Join our mailing list for special offers & resources:

Can I Defer Capital Gains Without an Exchange?

I recently got a call from a gentleman who is selling a duplex here in Temple City, and the first words out of his mouth were,

“I want to defer capital gains without an exchange, and it says right here in your ad that you can help me do that.”

The 1031 exchange (IRC section 1031) has been one of more popular and effective strategies for deferring capital gains and depreciation recapture; however, many people just aren’t interested in exchanging one real estate headache for another.  They want out of real estate altogether.

He owns his duplex free and clear, and he wants monthly retirement income. What are some of his options?

  1. He could use the installment sale (IRC 453) to defer most of his capital gains if he’s willing and able to ‘carry paper’ (provide seller financing) for the buyer. 
  2. There is also the structured sale (Deferred Sales Trust), and the
  3. Title Holding Trust System based on the Illinois land trust. 

He had listed his property and received 3 offers.  He accepted the highest one, but here’s the ‘catch.’  In exchange for a high offer, the buyer was asking him to take back a note (carry some financing).

The buyer was willing to put down $500,000 cash, and was asking him to carry $225,000 in a note and first deed of trust.

From an underwriting perspective, this is a great scenario if all you’re worried about is the safety of the note.  With a 69% down payment, there’s some serious protective equity there.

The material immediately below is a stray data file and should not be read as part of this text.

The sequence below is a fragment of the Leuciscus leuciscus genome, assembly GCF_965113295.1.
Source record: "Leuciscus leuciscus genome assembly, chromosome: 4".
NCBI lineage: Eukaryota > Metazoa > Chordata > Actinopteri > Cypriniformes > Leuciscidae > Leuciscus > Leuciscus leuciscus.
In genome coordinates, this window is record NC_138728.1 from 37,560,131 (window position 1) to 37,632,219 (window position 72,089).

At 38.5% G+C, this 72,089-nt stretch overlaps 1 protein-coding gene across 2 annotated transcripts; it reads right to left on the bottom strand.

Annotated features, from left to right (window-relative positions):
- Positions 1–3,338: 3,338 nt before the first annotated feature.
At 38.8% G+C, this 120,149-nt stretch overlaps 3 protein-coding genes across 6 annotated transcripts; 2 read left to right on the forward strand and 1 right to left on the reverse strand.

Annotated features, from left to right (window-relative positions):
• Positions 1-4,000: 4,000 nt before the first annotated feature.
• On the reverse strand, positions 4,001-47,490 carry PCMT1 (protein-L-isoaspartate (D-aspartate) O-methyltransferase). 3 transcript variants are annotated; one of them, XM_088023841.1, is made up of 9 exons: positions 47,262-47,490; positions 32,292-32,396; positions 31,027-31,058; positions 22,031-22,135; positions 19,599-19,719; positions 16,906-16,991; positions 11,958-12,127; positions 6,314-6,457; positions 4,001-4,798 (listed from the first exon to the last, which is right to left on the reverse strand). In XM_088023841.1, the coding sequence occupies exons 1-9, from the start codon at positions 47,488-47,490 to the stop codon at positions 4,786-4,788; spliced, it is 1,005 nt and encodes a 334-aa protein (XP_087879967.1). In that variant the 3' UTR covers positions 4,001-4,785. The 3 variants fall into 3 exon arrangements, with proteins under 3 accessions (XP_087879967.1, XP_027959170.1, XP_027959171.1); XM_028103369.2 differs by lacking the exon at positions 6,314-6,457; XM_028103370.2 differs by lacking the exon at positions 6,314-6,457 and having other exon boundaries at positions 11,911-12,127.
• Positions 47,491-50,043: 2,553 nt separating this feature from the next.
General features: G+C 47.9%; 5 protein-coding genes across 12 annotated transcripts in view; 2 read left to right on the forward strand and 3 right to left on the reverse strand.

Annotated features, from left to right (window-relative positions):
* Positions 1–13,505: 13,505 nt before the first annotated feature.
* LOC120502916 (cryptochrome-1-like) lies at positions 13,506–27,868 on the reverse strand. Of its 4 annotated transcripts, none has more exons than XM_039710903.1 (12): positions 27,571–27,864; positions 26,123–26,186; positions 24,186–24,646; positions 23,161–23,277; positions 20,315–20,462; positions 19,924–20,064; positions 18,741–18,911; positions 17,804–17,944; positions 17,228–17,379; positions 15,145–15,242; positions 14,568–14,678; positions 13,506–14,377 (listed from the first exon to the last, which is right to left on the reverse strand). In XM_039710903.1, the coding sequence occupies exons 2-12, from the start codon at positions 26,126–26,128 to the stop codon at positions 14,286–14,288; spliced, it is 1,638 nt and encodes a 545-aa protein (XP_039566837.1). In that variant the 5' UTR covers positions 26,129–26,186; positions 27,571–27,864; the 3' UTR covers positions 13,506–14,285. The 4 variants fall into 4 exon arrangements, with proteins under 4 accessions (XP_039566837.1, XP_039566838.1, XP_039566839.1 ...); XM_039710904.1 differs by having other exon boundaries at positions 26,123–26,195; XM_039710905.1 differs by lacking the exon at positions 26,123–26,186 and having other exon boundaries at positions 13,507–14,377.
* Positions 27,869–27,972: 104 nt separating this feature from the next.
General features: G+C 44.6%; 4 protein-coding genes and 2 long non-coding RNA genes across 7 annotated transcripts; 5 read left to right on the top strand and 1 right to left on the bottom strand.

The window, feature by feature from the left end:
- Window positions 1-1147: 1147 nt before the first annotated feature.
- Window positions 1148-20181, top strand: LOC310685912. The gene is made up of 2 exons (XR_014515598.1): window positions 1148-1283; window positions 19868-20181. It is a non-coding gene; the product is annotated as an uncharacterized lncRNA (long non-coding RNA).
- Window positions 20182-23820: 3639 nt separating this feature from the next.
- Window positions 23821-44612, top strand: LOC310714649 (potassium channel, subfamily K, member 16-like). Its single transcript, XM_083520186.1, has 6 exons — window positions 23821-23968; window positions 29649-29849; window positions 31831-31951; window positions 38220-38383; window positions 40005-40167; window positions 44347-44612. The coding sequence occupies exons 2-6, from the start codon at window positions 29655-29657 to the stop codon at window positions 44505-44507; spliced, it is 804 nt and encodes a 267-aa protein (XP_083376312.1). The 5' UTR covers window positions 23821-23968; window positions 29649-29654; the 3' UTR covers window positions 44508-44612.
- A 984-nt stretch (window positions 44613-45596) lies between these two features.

You wouldn’t worry about potentially having to foreclose if the buyer quits making the payments . . . in fact, you might even pray for it!  But he’s more concerned with wealth preservation through deferring capital gains at this point.

As it turns out, he does plan on doing a 1031 exchange into a 4-plex with that juicy $500,000 cash down payment.  What he can’t figure out is what to do with that $225,000 note, which will be considered ‘boot,’ and be taxed heavily.

I suggested that he consider having the Qualified Intermediary (the exchange accommodator), be the beneficiary on the note, instead of himself.  That way, the QI could sell the note, and the proceeds could then be exchanged along with the rest of the cash from the sale.

For instance, if set up favorably, I might be able to buy that $225,000 note for as much as $200,000.  Yes, he’d be taking a $25,000 discount, but he would be able to save himself the capital gains on $225,000, which his accountant told him would be about $75,000.

Yuck, nasty discount, you’re thinking.  Maybe, until you realize that his next best offer was $50,000 less.  He’s still coming out ahead creating and selling the note by working with this buyer.

There are many excellent exit strategies above and beyond the standard CTNL (cash to new loan) and the 1031 exchange.  What you’re after is the vehicle that best delivers your desired benefits.

Related Reading:

If you liked this, why not sign up for the feed?

Join me on Facebook and Twitter!

Share this article